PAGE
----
It’s been quite a mixed day. I managed to take my mum and a carer out for a drive around the locality today. I don’t think that she gets out much, although I think sometimes her carers take her for a little walk.
The festival of Ganesh, the God of Wisdom and Remover of all Obstacles begins tomorrow. It’s very big here in Maharashtra and people are busying themselves decorating a place in their homes on which they will place a brightly-painted clay effigy of Ganesh for the few days of a festival before processing through the streets to immerse him in the nearest river, or the sea.
I had hoped to bring you a picture of one of these Ganeshas but this hotel is a little too sophisticated for that malarky, so it would seem. Instead here’s a photo of the decorated stand at Dignity Resort and a photo taken of some flower garlands in the crowded market, THROUGH WHICH WE DROVE WITH MY MUM, this morning. You know those atmospheric shots in films about India of markets thronged with people oblivious to the traffic that wishes to pass but cannot bring itself to mow them down? That was us in Neral this morning.
I’ve noticed a little pond by the Dignity resort entrance that seems to be home to some beautiful white cranes. I ventured out to photograph them this morning but of course they weren’t there. I found these delightful creatures instead. (I did have my telephoto lens on me today.) I need to look them up to find out what they are.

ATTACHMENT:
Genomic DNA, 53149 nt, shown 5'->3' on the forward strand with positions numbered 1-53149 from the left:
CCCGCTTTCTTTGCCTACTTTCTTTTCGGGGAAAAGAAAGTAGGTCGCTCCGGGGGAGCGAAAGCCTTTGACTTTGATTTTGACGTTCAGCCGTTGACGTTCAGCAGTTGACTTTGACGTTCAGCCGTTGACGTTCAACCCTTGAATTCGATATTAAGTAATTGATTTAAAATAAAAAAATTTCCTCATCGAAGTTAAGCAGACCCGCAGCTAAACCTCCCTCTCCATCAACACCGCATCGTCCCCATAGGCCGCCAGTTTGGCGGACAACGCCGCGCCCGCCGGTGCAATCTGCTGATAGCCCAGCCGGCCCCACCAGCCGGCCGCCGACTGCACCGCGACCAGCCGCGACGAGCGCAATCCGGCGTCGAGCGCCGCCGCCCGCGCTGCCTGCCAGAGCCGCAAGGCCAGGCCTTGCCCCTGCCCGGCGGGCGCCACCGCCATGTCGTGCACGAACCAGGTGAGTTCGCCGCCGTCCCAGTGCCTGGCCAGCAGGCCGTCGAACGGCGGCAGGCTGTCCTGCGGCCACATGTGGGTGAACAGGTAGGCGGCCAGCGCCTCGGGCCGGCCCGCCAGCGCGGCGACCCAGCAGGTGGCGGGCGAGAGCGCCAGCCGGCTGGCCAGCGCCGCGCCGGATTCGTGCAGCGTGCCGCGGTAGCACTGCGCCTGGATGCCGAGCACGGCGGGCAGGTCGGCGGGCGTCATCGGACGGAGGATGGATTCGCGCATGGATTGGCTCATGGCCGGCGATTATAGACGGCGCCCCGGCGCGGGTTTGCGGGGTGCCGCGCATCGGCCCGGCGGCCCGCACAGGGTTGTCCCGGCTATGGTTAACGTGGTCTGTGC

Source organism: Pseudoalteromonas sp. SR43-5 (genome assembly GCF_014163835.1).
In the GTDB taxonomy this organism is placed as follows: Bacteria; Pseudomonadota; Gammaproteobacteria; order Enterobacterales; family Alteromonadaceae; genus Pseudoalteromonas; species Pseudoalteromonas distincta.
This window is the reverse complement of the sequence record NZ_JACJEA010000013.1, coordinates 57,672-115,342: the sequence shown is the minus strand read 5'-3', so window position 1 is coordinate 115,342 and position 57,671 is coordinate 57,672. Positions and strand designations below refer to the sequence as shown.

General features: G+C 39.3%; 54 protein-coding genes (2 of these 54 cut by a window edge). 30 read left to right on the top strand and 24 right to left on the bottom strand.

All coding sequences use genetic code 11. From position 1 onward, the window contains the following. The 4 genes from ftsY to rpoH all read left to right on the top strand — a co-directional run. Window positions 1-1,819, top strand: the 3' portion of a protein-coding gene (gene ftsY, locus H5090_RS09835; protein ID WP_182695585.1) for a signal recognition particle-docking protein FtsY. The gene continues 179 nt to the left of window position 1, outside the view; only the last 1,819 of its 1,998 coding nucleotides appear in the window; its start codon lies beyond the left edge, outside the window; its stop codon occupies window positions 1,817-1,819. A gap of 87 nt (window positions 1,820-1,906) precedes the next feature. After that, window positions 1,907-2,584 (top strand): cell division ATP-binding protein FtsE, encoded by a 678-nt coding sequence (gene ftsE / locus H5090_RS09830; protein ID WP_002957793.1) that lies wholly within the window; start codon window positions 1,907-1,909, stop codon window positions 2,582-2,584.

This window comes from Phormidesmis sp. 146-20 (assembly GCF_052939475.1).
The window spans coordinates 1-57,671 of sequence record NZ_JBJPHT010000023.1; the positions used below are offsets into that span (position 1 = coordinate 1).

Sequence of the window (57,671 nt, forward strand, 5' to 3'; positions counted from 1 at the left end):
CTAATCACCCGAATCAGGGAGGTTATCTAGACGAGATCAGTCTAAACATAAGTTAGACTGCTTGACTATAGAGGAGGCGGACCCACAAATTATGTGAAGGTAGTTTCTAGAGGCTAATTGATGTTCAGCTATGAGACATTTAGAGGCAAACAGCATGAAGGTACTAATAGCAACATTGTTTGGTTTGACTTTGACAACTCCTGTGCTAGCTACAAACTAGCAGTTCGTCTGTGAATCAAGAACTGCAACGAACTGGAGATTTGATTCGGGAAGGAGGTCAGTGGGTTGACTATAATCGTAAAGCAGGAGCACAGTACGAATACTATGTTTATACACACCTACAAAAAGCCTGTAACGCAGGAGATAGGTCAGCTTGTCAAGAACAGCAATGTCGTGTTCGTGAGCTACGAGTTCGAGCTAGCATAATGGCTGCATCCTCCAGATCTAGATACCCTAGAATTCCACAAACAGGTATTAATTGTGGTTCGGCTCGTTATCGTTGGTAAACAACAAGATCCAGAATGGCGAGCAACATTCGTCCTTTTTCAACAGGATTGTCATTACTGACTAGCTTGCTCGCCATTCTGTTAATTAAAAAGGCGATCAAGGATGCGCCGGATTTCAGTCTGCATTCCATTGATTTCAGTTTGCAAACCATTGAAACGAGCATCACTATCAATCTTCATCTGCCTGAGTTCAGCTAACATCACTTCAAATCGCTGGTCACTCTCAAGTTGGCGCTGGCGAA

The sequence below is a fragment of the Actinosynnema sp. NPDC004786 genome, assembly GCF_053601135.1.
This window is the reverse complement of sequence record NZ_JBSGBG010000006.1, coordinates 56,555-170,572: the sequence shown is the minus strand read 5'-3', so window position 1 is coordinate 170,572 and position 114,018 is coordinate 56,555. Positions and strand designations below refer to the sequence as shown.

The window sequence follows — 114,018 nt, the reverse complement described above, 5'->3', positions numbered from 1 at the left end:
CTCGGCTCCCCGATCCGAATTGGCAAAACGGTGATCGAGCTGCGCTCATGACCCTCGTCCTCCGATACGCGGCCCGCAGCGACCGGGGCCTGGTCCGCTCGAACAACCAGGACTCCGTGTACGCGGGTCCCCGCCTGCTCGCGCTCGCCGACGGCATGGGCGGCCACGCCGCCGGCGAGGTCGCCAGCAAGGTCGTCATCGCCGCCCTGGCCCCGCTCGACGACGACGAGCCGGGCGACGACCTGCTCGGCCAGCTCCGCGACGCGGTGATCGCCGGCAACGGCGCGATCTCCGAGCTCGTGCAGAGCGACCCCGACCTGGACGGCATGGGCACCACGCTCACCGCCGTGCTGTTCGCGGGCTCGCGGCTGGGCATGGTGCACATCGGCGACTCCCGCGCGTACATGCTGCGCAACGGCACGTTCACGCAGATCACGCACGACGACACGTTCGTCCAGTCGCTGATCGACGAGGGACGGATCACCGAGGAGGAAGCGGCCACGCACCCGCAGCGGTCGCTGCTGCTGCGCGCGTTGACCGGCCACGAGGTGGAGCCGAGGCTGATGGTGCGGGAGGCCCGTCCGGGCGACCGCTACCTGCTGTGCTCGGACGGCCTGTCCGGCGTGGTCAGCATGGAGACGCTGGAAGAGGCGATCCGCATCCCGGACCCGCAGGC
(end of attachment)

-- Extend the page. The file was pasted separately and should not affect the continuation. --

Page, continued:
So, back to Mumbai. And I finally managed to be ready to take a snap of a temple by the expressway with the largest Hanuman I’ve ever seen. India can be quirky like that:
So back then to Mumbai and a gym and a decent shower.
I tend to rate hotels on the quality of their shower experiences and the Leela Hotel where I’m staying now has possibly the most fantastic shower I’ve ever come across. It’s the double heads, you see. I’m not joking, after my workout I just stood there in utter bliss not wanting to leave. I half expected Daniel Craig to appear through the steam and, well you know.
The long journey home tomorrow. I wasn’t really looking forward to this trip – there’s so much to do at home and stuff I’ve let slip – but it’s been a good trip and I’ve been struck with how much the people at Dignity really seem to care for my mum.
See you on the other side. It is not lost on me that all I have to do is step on a plane. I don’t have to risk violence, starvation and painful death for weeks to get there. I’ll be thinking of those poor refugees over whom, perhaps, I’ll fly.